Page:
The 1:1 meeting is becoming ubiquitous for companies of all shapes and sizes, and there’s a reason for that. The quick meeting serves as a pulse check between a manager and employee and helps each party get a better understanding of where they stand in their team and with the company. Are they doing a good job? Where can they improve?
As effective as 1:1’s should be, they’re often cast aside as other important meetings or phone calls pop up. When they do occur, and sometimes without proper planning and preparation, the pulse check can quickly turn into a half hour of stilted conversation about your week. When every minute matters, make the most out of your time.
A few tips to help managers use the time well.
1. Be consistent
Set aside a specific time and date each week to check in with your team member. Avoid canceling or moving the meeting if at all possible.
“The easiest way to communicate to an employee that they're not important is to cancel their 1:1, no matter what the reason. If a conflict comes up, try to reschedule the 1:1 at another time on the same day, and apologize for doing so. Cancelling a 1:1 is worse than never scheduling one at all.” (Ian McAllister, Director of Product at AirBnB)
Scheduling check-ins for your team can be (understandably) challenging. If you only have a few employees, try scheduling them all on the same day or two. This will help you focus and avoid cancellation.
2. Let your team member take the lead
Ask your team to come prepared for each session with a list of questions or topics that they want to cover. These check-ins are an opportunity for your employees to vent, talk about career development, and/ or anything they want to cover. It’s their time, so let them take the lead.
3. Get out of the office
We sit for an average 9.3 hours a day at work. If you think about it, most of us are sitting more than we’re sleeping. Try getting out of the office during your 1:1 time with your employees. Scout your surroundings and see if there’s a quick route you can circle during the meeting.
Increased physical activity has a lot of additional benefits. Harvard Business Review conducted a study on those who took walking meetings and those who chose more traditional office space. “Those who participate in walking meetings are 5.25% more likely to report being creative at their jobs than those who do not. Additionally, the responses suggest that walking meetings support cognitive engagement, or focus, on the job. Those who participate in walking meetings are 8.5% more likely to report high levels of engagement.”
4. Set Goals
If you have your employees set goals each quarter (and you should), use this time to check in on their progress. Are they on track? Are there any concerns? Managers should also use 1:1 time to check in on how they’re performing.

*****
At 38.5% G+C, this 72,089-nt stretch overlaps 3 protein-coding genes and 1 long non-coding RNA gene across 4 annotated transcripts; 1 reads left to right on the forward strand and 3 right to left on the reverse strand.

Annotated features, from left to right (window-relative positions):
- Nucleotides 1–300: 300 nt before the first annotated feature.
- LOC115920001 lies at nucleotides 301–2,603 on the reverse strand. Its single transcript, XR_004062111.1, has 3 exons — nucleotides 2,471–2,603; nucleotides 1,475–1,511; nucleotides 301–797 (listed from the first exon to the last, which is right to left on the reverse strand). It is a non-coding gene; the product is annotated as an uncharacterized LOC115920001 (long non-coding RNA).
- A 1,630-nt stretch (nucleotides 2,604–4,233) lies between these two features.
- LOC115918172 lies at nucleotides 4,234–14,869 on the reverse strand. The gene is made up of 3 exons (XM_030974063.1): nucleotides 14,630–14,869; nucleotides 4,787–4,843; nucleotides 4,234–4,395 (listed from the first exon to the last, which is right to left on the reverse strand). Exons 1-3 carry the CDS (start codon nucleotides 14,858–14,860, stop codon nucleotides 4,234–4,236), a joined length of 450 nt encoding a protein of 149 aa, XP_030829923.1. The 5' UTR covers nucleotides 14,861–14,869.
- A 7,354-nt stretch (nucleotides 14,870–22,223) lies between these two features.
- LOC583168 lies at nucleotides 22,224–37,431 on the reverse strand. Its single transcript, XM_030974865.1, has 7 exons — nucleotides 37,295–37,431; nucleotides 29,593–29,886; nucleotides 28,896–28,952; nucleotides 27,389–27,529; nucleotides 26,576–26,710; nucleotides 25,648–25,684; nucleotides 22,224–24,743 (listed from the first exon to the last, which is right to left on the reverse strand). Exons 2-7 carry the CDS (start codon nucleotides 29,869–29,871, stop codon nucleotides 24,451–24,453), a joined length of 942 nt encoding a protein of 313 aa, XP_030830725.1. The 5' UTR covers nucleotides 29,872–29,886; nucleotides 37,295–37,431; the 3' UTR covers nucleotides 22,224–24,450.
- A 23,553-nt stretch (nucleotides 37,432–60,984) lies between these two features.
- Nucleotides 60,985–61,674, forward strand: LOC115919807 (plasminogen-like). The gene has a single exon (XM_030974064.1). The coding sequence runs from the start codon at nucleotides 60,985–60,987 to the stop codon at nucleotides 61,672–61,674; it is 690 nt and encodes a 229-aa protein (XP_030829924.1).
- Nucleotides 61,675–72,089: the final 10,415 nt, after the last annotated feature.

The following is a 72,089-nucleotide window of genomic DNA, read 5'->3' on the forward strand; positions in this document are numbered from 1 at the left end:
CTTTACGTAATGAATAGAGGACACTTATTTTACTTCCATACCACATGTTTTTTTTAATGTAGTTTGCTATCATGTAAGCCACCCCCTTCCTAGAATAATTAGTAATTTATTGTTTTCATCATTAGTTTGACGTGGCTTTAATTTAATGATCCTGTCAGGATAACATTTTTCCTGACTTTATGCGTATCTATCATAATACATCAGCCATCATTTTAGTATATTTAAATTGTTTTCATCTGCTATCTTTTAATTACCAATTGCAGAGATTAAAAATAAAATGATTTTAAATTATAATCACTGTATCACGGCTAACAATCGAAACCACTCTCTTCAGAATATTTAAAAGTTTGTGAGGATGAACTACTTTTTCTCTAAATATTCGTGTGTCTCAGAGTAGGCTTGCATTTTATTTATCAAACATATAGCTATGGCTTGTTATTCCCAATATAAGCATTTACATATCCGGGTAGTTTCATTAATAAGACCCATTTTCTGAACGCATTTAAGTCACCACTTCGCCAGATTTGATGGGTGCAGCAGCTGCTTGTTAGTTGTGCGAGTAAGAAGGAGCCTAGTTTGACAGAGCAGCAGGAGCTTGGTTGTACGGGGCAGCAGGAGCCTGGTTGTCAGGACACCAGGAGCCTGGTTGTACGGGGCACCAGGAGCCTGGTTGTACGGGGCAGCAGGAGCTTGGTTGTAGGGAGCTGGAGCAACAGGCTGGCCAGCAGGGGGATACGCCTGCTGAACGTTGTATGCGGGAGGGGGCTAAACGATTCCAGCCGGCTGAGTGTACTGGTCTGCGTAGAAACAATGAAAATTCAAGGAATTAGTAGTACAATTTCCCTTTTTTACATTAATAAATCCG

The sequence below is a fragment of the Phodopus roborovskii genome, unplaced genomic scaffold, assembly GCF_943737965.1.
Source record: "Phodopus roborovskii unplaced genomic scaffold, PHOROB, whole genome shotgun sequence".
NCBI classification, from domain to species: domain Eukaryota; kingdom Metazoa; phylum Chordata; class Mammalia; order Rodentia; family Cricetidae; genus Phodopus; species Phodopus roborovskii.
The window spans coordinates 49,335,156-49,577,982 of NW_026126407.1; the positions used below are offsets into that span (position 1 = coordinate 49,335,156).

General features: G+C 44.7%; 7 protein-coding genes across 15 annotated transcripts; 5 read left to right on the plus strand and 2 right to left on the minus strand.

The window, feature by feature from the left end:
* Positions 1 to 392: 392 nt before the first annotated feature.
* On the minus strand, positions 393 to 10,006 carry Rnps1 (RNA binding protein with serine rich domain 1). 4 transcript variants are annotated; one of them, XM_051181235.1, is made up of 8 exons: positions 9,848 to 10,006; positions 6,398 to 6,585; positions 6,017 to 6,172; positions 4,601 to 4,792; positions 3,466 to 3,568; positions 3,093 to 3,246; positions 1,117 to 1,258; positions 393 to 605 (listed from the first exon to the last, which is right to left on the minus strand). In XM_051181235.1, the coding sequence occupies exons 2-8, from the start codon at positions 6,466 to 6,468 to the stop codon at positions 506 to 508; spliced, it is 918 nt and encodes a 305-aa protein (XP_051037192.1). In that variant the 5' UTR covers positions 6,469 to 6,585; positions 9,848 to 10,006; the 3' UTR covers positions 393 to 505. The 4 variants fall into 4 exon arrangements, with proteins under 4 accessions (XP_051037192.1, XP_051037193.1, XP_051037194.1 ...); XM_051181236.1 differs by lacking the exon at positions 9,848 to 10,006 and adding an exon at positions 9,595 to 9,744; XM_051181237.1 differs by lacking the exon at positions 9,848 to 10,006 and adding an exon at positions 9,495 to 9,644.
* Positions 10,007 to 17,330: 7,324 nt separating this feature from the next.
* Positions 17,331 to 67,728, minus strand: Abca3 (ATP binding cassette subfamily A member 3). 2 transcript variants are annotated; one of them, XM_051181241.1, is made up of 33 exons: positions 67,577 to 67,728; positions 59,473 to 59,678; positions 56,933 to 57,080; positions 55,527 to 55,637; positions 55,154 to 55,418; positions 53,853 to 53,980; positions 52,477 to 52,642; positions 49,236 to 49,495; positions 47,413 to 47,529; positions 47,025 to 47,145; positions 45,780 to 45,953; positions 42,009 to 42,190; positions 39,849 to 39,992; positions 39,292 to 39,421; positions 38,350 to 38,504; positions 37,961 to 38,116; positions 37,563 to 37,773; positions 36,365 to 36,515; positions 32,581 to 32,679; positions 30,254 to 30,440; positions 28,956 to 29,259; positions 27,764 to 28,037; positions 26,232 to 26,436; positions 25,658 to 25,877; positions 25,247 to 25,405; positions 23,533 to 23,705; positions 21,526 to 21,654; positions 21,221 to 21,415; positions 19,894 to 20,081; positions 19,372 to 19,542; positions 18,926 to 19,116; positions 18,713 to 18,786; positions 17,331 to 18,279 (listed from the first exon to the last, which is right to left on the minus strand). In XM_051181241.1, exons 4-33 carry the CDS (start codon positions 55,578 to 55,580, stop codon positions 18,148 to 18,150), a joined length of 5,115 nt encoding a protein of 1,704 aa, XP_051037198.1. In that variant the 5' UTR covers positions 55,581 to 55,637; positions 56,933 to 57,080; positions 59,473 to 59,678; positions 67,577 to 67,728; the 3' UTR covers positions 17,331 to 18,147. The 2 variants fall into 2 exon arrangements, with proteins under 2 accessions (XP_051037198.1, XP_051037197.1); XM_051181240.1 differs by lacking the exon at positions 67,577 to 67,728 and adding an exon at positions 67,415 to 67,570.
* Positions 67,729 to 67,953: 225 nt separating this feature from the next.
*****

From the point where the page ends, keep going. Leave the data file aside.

What do you want to achieve?
Do you want to get to know your employees better?
Do you want to help them develop?
5. Be Prepared
In the event that your employee comes unprepared, or that you have extra time to run through, come prepared to the meeting with a list of questions that you’d like to ask as well. It’s a great opportunity to gut check yourself and see how well you’re doing or if there’s room for your personal improvement.
Investor and author of The Hard Thing About Hard Things, Ben Horowitz, is a huge advocate for 1:1 meetings. “If you are an employee, how do you get feedback from your manager on an exciting, but only 20% formed idea that you’re not sure is relevant without sounding like a fool? How do you point out that a colleague that you do not know how to work with is blocking your progress without throwing her under the bus? How do you get help when you love your job, but your personal life is melting down? Through a status report? On email? Yammer? Asana? Really? For these and other important areas of discussions, one-on-ones can be essential.”
It shouldn’t be the manager’s job to set the agenda, Ben suggests focusing on the following questions.
If we could improve in any way, how would we do it?
What’s the No. 1 problem with our organization? Why?
What’s not fun about working here?
Who is really kicking ass in the company? Who do you admire?
If you were me, what changes would you make?
What don’t you like about the product?
What’s the biggest opportunity that we’re missing out on?
What are we not doing that we should be doing?
Are you happy working here?
Critics of 1:1’s are often victims of bad planning and poor execution. They do have value, and if taken seriously, can help you predict and prevent turnover and create happy and engaged employees.
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